Updated: Thursday, 27th February 2020 @ 4:36pm

'Sorry we messed up': Salford homecare agency slammed as ‘inadequate’ by CQC

'Sorry we messed up': Salford homecare agency slammed as ‘inadequate’ by CQC

| By Eddie Bisknell

Failures to safely monitor medication and poor management by a Salford homecare agency have led to an inadequate rating from the CQC.

Comfort Call in Salford received an impromptu inspection on April 11-13 on two key areas they were warned they must improve on in December - whether they were safe and well-led.

But extensive failures to monitor medication, leading to many of its customers either going without it, have forced the CQC to place Comfort Call into special measures.

Comfort Call declined to comment, the report said: “The service had failed to protect people against the risks associated with the safe management of medication.”

At the time of the inspection, 511 living in the Salford area used the service, with 307 using the in-home care services.

The care provider had received a full inspection in December last year, since then the provider had contacted the CQC to inform them of actions they had taken to meet regulation.

However, the impromptu inspection found three Health and Social Care Act breaches, relating to management of medication, staffing and good governance.

Inspectors were told by one customer that they went without eating for 19 hours from 16.15pm till 11.50am the next day, because their medication must be eaten with food and the service failed to turn up to pass on the medication for the ‘teatime’ call.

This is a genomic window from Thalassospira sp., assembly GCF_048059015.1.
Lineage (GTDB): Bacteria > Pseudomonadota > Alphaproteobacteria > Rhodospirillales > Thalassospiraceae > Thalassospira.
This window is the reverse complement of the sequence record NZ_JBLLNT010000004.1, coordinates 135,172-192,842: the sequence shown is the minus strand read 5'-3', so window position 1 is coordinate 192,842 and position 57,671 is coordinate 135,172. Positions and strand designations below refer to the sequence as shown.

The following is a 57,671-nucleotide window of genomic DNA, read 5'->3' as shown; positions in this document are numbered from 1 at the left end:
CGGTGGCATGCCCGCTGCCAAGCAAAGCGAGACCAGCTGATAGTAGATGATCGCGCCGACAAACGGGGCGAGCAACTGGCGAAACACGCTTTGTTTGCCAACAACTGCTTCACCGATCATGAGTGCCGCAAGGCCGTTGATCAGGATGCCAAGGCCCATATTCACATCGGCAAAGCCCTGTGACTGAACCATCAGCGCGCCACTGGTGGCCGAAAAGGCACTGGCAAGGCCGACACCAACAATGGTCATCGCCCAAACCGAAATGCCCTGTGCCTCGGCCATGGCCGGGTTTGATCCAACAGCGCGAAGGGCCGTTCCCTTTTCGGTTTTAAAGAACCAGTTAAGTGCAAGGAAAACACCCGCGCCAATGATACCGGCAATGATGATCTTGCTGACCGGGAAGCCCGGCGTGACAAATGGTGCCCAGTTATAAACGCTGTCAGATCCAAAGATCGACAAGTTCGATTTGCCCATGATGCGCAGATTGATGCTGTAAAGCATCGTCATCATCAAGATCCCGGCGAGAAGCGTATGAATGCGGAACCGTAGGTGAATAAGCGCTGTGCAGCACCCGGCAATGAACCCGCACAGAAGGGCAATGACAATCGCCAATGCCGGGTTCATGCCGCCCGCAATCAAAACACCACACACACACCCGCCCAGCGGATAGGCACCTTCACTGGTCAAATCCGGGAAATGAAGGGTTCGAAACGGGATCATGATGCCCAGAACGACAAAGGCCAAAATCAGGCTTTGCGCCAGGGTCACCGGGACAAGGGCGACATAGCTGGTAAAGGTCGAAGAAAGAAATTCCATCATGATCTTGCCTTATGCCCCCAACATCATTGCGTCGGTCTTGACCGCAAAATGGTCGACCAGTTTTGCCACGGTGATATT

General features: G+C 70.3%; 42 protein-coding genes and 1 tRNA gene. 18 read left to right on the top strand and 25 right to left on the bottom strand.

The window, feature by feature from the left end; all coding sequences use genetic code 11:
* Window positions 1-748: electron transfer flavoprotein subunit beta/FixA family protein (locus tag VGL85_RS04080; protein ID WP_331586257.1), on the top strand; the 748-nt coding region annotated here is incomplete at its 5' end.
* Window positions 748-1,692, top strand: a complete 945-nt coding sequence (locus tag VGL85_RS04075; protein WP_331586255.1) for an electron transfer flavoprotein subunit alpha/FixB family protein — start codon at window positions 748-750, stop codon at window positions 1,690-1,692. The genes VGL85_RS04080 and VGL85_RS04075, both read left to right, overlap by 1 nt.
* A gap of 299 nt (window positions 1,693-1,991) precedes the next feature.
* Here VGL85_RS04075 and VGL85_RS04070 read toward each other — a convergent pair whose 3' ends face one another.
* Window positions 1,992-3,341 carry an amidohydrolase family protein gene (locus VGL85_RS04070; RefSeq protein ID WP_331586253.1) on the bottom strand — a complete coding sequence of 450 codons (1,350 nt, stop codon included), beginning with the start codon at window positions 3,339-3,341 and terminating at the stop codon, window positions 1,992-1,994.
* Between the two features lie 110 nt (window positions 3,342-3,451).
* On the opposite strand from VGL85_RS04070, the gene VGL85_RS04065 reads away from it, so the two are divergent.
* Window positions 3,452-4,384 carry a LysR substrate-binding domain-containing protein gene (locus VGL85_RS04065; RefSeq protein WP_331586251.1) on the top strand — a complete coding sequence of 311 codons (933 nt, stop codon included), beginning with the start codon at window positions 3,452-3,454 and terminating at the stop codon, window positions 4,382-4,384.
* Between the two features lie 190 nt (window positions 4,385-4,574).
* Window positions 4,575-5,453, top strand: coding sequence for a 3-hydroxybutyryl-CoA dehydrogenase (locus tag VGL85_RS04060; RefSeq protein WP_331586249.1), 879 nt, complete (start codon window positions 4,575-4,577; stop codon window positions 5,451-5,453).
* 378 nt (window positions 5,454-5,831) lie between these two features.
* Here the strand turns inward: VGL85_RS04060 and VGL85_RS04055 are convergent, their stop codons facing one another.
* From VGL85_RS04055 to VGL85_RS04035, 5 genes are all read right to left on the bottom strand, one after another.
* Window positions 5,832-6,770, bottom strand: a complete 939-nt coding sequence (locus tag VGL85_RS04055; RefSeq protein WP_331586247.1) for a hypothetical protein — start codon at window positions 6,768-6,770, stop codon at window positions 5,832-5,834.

In another missed call, a patient rang Comfort Call and said: “all they had to say in a very nonchalant and dismissive way was sorry 'we messed up.’”

The report said: “We found that records could still not be relied on to demonstrate that people had been given their medicines.

Four people that the CQC inspected in their homes were prescribed Warfarin, which requires special monitoring because it places them at a risk of a stroke or bleeding.

Two of these people were not given the drug at the correct time, two had been given the wrong dosage.

“We saw examples of where staff had been allocated three and two calls at the same time, which meant calls were being scheduled in the knowledge they would be late,” the report said.

Prior to this investigation we received a number of significant concerns as a result of safeguarding referrals made to the local authority and complaints made by people who used the service and their relatives regarding the service they received.

This related to a high volume of missed and late calls, which impacted on the services ability to administer medication safely.

Inspectors found people prescribed medication that must be given at specific times, but there was no information which medicines should be administered at specific times. We saw people were not given these medicines at the correct times.

If the service does not improve its standards then the CQC will move to close the service after a series of further inspections in six month intervals.

Image courtesy of Chalmers Butterfield, with thanks